When this news of an ongoing consideration of a “fat tax” was announced, it sounded like a joke in a stand up routine. But it seems like the British Prime Minister, David Cameron, is seriously considering an obesity tax similar to the one implemented in Denmark whereby a surcharge is imposed on food with higher level of saturated fats.
What is a fat tax?
A fat tax is a surcharge placed upon fattening foods, beverages or individuals, with the objective of discouraging unhealthy diets and offset economic costs of obesity. There have been studies suggesting a high correlation between eating behavior and price as compared to nutrition education. However there are also contrasting evidence that obese individuals are less responsive to changes in price of food than normal-weight individuals. Figures also show obesity levels are far higher in poorer homes, areas of high unemployment, poor education and bad housing.
Many people might think the government is implementing this tax for “our own good”. However, should the state be using taxes as deterrence on society to not drink soft drink, eat Kentucky Fried Chicken or measuring our waistline annually to tax us? Some might argue the government is not stopping us from consuming such foods/drinks but only shaping our consumption patterns through taxation. The question is “Should the government be allowed to in the first place?”
If the government is allowed to implement a tax for “our own good”, what is there to stop it in the future that they will implement a tax on heavy metal music which they find damaging to the eardrums, or escalator/lift tax because walking up the stairs is a healthier option? Would Cameron then consider taxing people who do not run 3 times a week? As absurd as these ideas might sound, it might be implemented one day if we continue to let our government micromanage us for “our own good”.
A fat tax is regressive because low income households are more likely than wealthy households to eat fatty fast food and have less access to fresh and healthy food. A fat tax hits the poor harder than the rich. In a simple hypothetical example, junk food which cost $6 a meal now cost $8 a meal after tax and cost of healthy salad cost $10. It would still be more economical for a poor fellow to indulge in junk food as it gives him more calories per dollar spent. The higher calorie intake would enable him to last the entire day of work. If his pay was $4 per hour, he would have to work an hour more each day to pay for tax difference for both lunch and dinner or be $4 worse off. This 1 hour of sacrifice could be from exercising or could be from his social time. The poor man is still consuming the same junk but with one hour lesser of leisure time every day, making him worse off than before, and possibly increasing likelihood of obesity.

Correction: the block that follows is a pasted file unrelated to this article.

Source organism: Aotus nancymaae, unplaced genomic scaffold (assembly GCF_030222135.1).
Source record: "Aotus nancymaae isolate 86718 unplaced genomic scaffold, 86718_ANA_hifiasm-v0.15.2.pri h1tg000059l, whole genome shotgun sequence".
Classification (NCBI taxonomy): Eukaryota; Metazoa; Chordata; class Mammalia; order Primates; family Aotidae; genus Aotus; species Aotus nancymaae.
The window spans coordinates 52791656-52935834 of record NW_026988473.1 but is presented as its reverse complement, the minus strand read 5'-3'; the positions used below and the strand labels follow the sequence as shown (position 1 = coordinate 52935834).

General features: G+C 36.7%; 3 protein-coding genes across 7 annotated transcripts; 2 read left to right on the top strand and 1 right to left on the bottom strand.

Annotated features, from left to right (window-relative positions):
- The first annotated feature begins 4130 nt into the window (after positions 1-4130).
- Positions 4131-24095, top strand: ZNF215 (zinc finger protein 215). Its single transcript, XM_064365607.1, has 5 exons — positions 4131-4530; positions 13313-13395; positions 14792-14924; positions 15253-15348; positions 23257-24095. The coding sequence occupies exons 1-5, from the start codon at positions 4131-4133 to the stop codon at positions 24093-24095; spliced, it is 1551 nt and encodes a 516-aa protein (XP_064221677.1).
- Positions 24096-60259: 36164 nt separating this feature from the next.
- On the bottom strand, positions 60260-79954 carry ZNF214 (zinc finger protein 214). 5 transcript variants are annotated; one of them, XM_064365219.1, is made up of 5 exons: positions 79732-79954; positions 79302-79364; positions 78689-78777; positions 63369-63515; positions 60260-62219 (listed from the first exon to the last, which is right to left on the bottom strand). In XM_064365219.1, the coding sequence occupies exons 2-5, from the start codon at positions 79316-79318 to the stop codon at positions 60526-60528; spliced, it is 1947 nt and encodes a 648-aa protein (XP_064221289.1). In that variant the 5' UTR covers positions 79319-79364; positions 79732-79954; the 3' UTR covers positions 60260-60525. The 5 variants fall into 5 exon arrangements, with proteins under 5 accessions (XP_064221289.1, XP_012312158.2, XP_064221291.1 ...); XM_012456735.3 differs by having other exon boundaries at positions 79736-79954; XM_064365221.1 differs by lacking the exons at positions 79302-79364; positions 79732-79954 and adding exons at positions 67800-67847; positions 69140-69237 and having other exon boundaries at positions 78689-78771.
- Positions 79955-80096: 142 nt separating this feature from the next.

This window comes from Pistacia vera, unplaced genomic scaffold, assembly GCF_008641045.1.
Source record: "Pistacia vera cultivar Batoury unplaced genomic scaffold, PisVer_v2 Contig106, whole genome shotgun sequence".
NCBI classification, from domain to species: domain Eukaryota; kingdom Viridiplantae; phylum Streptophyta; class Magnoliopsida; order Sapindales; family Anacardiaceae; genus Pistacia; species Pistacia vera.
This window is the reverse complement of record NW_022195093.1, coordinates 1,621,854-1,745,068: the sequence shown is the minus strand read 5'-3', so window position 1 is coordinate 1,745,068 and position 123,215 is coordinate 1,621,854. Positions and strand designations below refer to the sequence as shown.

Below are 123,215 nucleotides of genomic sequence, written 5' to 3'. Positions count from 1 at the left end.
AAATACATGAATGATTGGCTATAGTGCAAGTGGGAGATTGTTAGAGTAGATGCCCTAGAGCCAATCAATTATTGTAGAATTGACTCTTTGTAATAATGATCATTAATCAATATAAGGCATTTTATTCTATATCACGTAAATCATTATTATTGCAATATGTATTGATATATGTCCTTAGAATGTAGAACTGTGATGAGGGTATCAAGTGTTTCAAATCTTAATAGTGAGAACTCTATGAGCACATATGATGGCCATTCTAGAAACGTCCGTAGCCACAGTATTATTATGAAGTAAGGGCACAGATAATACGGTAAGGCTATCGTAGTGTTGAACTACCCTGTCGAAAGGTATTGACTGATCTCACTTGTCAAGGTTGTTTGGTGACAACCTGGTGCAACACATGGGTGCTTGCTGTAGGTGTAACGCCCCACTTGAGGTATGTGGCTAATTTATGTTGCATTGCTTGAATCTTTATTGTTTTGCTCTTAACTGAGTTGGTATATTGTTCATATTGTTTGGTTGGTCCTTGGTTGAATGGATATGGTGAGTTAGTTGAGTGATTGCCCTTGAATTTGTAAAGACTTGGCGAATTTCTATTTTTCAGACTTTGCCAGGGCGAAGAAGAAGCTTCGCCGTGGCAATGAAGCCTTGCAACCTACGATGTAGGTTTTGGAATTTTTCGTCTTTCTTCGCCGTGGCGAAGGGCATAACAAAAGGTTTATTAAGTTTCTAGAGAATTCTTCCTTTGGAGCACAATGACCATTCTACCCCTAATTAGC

Root cause of the problem
How should the problem of obesity be tackled then? It seemed at first glance that obesity is the root cause to the rising healthcare costs. However the root cause of this problem is socializing healthcare in the first place, which results in an individual’s irresponsible choices. As the cost of one individual’s decision on consumption falls upon the society with medicinal socialism, the individual will not feel the penalties of his value judgments as the cost is fixed for everyone whether he behaves appropriately or not. Individuals should be responsible for their own choices. The poor man who consume junk in the short term without considering the long term consequences should bear the responsibility of his own health deteriorating and eventually his medical bills. His irresponsibility should not be society’s responsibility.
Governments may call this a “fat tax” but it is in reality another government scheme to take more money out of the hard pressed taxpayers. What we choose to eat is not the government’s business. The primary objective of setting up a government in the earlier years was to defend our individual rights and civil liberties but ironically today our governments are the biggest entities that oppress our rights and civil liberties.
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